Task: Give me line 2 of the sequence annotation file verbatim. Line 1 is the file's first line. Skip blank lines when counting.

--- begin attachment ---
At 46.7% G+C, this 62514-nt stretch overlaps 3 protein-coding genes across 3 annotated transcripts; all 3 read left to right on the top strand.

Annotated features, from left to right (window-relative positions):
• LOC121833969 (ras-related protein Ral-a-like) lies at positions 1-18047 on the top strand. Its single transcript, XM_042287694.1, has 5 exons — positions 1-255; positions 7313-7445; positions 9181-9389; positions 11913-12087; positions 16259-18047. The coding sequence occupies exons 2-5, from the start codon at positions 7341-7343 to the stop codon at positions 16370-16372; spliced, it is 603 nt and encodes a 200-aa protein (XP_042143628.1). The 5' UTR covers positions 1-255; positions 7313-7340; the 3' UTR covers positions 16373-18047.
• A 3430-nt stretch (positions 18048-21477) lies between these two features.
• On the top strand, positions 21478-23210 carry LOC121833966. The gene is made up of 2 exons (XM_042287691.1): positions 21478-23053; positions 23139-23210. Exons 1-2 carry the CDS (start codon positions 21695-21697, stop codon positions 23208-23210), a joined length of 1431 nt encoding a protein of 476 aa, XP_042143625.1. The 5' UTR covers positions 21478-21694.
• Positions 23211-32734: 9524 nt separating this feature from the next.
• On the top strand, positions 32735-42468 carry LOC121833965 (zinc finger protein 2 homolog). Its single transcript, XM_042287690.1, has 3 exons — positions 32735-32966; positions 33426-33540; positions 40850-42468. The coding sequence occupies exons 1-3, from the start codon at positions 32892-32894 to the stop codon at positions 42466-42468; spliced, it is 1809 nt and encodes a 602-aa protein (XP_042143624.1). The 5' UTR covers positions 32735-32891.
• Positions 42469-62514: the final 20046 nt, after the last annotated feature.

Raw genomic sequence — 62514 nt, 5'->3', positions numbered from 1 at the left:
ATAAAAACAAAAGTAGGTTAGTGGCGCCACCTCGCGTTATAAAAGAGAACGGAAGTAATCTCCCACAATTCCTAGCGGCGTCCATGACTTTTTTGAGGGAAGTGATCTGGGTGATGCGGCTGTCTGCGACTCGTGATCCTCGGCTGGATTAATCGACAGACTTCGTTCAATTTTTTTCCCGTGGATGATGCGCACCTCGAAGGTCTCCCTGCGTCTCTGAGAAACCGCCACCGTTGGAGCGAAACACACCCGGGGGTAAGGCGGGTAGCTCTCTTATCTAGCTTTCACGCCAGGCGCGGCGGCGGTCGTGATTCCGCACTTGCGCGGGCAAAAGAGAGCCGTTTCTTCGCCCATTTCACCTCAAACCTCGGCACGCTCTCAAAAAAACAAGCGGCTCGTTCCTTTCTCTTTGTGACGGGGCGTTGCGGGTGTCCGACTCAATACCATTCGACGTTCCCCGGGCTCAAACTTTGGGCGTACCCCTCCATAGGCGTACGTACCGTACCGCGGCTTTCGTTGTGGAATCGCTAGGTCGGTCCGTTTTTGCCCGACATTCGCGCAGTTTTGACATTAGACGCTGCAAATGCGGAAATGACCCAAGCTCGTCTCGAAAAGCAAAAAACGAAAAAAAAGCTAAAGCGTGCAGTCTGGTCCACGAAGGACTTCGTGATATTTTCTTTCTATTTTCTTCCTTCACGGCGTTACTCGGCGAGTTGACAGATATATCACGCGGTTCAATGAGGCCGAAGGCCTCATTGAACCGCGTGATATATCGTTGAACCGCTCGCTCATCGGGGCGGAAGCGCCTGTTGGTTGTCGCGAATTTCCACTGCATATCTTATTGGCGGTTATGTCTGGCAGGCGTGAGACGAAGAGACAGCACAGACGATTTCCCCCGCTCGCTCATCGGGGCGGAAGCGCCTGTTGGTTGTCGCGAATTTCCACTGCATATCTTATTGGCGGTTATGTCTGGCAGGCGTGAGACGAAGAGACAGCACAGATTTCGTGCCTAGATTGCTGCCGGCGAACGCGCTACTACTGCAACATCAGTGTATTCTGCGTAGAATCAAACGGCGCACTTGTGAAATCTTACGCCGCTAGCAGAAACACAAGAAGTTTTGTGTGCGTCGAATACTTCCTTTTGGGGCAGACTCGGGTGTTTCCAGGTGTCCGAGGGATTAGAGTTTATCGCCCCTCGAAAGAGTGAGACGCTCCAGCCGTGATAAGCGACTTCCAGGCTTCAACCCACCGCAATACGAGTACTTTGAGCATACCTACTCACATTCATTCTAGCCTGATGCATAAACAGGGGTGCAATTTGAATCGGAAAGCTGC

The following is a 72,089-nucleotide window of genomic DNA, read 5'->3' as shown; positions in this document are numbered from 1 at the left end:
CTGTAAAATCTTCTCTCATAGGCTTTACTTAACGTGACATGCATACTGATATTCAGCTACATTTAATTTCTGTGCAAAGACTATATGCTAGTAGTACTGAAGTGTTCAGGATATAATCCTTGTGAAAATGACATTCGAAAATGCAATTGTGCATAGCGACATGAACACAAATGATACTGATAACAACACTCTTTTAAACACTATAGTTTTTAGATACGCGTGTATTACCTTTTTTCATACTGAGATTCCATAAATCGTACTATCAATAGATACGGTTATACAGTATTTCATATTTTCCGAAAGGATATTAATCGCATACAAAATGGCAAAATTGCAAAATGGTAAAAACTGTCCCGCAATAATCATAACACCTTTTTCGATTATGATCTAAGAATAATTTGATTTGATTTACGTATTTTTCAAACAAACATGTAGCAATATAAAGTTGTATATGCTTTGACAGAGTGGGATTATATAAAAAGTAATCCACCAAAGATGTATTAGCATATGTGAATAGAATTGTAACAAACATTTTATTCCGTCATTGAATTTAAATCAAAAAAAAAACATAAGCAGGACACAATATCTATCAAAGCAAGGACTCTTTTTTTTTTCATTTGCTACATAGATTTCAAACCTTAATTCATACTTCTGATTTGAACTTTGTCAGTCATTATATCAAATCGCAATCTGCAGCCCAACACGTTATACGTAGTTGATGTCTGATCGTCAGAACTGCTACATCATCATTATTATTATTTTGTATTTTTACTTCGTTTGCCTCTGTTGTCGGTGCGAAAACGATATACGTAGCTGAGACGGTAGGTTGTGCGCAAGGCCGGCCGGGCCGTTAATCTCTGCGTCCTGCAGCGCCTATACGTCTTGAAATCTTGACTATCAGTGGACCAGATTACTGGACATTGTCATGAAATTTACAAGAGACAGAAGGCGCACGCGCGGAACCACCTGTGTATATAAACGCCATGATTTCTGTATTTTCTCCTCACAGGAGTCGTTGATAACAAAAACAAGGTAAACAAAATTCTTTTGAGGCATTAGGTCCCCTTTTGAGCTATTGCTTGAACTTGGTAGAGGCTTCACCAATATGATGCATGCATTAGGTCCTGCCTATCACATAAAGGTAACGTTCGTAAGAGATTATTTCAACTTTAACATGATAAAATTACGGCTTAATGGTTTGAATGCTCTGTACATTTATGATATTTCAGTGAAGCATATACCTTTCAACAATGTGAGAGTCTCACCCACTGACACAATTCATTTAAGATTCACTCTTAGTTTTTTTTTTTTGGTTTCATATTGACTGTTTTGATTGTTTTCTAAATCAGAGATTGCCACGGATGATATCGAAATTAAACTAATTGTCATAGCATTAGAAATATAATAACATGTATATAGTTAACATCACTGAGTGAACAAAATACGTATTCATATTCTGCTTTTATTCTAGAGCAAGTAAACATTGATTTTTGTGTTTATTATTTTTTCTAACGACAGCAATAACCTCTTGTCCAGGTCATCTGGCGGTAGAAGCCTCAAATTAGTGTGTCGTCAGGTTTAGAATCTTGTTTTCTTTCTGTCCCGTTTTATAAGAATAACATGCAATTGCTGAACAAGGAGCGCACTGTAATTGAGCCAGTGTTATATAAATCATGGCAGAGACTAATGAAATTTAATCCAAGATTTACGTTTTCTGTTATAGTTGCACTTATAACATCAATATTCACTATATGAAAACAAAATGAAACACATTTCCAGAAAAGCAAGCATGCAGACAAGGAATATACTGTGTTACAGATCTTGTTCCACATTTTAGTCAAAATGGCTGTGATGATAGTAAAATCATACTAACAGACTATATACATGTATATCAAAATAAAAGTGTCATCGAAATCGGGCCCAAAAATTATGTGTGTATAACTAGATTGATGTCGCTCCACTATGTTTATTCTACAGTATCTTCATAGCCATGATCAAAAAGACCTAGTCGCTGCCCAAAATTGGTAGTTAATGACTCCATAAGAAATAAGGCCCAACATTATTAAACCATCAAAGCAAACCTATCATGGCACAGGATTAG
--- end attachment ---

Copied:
Annotated features, from left to right (window-relative positions):